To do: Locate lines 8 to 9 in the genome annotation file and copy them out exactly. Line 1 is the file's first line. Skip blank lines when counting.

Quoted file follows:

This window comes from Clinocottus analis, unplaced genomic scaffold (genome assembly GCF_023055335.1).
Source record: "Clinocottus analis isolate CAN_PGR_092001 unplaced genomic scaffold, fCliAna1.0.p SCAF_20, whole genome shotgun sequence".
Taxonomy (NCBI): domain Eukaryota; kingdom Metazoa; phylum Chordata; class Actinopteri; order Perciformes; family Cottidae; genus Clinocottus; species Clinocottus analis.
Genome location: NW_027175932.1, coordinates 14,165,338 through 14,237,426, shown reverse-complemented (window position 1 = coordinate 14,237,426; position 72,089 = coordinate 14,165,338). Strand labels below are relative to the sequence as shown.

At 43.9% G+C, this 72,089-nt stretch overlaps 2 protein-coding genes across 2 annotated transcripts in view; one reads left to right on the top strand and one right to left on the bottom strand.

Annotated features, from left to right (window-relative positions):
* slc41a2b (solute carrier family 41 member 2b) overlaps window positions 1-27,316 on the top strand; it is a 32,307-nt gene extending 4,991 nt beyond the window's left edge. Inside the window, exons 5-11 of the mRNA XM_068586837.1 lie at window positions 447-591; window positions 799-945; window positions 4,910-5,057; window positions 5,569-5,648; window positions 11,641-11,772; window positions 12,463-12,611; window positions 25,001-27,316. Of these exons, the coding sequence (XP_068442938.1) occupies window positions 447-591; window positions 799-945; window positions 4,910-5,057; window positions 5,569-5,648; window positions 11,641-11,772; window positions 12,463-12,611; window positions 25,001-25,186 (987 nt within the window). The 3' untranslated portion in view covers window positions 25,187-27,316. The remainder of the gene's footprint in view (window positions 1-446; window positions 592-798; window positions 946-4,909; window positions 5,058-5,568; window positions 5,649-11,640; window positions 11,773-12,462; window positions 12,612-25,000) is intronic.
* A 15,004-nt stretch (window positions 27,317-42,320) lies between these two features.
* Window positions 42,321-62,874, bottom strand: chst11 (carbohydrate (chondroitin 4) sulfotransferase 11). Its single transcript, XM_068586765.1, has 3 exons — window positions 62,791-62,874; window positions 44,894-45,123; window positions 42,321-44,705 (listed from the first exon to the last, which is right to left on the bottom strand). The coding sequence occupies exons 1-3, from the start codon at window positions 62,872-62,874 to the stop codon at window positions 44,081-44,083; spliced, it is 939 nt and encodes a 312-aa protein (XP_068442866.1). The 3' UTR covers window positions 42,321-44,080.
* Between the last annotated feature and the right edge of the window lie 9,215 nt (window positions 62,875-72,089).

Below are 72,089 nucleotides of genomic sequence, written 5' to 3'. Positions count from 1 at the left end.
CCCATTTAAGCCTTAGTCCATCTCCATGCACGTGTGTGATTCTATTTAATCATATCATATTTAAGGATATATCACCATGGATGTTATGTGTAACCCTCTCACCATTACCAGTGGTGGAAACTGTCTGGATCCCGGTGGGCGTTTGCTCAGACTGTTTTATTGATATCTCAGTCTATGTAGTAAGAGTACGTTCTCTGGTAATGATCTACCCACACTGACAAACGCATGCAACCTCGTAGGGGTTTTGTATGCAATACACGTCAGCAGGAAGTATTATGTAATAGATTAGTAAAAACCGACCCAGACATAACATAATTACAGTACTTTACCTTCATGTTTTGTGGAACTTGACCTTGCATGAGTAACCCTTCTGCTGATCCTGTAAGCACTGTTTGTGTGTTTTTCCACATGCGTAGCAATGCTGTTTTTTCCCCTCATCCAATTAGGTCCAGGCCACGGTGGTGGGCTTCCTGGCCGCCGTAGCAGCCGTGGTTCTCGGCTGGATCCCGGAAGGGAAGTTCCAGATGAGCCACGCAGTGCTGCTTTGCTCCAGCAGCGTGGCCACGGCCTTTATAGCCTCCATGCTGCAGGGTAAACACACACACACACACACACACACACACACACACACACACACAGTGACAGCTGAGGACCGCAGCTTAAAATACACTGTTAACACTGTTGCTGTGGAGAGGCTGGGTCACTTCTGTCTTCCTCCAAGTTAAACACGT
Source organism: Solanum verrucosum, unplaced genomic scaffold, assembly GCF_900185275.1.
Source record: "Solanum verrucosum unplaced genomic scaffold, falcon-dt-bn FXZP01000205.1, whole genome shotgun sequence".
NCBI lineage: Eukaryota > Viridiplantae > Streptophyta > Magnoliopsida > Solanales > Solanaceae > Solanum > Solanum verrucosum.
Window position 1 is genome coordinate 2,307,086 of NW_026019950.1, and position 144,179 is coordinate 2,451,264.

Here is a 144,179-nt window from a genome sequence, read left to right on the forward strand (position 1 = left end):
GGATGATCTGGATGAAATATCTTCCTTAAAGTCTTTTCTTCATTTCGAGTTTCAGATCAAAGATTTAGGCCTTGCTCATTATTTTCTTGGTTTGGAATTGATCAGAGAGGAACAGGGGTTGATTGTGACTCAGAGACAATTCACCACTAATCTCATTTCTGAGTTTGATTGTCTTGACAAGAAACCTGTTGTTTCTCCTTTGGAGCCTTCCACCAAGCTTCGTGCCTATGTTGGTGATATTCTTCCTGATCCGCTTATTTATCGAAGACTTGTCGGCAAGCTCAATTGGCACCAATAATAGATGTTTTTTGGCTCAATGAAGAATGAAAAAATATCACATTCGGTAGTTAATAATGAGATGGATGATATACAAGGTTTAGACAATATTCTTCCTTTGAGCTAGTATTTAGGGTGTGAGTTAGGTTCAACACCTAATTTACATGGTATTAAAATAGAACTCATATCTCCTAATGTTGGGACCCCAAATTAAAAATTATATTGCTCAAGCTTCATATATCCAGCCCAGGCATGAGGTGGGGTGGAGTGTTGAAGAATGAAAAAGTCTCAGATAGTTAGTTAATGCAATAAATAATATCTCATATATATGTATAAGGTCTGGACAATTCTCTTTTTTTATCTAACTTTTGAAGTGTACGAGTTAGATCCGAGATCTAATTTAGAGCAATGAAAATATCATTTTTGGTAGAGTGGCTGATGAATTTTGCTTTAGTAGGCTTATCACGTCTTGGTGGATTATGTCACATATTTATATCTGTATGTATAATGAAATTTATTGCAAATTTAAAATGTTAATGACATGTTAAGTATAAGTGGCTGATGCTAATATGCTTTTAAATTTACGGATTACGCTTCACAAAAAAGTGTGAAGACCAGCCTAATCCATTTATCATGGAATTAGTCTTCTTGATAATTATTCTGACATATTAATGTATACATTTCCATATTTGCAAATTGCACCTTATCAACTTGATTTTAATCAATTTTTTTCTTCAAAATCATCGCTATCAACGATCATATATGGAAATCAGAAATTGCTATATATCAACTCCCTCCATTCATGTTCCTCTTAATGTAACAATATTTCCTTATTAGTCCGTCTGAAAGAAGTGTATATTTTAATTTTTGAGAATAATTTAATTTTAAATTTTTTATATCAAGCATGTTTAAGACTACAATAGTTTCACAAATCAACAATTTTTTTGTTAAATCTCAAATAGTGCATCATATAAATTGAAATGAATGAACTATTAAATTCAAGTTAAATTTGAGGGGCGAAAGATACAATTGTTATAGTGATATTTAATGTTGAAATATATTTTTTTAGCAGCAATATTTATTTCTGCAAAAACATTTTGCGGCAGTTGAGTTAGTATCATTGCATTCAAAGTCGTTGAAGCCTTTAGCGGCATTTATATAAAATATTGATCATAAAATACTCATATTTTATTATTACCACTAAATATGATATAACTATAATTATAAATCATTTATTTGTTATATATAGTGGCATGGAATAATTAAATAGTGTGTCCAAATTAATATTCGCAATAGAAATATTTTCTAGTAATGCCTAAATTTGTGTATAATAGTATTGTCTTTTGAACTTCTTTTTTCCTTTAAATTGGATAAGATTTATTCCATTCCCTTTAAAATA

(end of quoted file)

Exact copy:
* A 15,004-nt stretch (window positions 27,317-42,320) lies between these two features.
* Window positions 42,321-62,874, bottom strand: chst11 (carbohydrate (chondroitin 4) sulfotransferase 11). Its single transcript, XM_068586765.1, has 3 exons — window positions 62,791-62,874; window positions 44,894-45,123; window positions 42,321-44,705 (listed from the first exon to the last, which is right to left on the bottom strand). The coding sequence occupies exons 1-3, from the start codon at window positions 62,872-62,874 to the stop codon at window positions 44,081-44,083; spliced, it is 939 nt and encodes a 312-aa protein (XP_068442866.1). The 3' UTR covers window positions 42,321-44,080.